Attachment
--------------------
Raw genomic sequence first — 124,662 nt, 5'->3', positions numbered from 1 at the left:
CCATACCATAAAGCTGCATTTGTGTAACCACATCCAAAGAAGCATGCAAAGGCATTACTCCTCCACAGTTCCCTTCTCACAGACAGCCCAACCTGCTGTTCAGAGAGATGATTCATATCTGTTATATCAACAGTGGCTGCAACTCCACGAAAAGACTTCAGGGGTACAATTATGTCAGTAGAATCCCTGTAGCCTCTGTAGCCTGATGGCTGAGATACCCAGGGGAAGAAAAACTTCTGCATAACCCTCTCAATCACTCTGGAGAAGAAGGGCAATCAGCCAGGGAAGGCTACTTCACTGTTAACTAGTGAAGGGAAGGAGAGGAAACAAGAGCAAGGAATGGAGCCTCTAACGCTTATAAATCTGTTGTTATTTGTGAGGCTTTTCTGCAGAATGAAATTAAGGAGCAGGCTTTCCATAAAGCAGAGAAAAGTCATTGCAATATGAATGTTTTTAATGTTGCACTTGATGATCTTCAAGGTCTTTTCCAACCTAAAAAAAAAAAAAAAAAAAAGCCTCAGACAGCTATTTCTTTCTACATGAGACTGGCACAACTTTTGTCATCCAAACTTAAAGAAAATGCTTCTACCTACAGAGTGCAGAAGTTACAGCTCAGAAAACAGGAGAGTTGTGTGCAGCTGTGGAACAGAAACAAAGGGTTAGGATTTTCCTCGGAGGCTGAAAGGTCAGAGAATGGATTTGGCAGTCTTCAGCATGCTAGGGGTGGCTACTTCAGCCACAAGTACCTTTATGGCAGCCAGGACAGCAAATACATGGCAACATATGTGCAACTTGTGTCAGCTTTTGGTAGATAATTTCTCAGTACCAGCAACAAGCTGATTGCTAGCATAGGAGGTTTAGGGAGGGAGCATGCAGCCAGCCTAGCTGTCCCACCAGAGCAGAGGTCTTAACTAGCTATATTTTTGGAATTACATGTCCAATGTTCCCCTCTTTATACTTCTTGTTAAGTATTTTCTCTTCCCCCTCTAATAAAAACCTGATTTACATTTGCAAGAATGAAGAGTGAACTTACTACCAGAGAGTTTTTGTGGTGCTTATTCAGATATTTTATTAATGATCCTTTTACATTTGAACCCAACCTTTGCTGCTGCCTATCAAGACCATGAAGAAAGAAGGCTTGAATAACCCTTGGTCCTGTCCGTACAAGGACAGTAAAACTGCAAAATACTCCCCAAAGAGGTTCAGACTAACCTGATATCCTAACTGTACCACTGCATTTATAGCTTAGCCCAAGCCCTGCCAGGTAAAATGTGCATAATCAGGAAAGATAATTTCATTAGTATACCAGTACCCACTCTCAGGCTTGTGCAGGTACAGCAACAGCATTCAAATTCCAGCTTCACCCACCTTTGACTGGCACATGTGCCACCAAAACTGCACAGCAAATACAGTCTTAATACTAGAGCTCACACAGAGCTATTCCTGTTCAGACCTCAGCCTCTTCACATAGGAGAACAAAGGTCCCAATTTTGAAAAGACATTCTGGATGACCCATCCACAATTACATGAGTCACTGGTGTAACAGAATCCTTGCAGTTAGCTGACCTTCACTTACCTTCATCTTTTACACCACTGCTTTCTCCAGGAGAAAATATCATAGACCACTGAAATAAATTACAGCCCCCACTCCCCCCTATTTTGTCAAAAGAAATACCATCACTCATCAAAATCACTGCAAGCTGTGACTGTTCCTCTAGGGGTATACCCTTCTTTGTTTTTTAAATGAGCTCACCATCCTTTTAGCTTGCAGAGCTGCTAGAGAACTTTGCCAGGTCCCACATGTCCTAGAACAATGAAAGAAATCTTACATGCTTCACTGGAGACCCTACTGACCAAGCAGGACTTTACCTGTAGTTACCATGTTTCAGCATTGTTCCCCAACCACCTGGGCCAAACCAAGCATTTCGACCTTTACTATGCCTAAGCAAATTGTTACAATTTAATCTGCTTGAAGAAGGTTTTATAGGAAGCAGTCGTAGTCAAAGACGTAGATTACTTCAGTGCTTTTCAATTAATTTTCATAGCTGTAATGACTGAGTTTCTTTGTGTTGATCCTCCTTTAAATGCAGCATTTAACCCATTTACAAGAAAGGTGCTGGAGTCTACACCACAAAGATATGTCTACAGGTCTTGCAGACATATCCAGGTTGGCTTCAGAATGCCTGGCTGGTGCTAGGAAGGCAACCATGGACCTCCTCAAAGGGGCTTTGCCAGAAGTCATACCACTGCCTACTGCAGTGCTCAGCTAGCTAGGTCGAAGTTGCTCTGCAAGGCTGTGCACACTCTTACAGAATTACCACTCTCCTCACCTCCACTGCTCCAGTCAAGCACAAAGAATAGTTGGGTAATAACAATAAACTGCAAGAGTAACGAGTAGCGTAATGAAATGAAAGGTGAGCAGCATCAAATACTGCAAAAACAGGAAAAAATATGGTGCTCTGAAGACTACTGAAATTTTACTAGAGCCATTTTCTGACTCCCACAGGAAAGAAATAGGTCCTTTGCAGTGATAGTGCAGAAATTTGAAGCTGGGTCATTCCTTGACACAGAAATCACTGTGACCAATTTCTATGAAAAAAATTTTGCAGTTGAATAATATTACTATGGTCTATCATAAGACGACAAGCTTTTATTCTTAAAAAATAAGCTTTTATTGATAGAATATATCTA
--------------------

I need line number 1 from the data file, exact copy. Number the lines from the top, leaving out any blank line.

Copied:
Raw genomic sequence first — 124,662 nt, 5'->3', positions numbered from 1 at the left: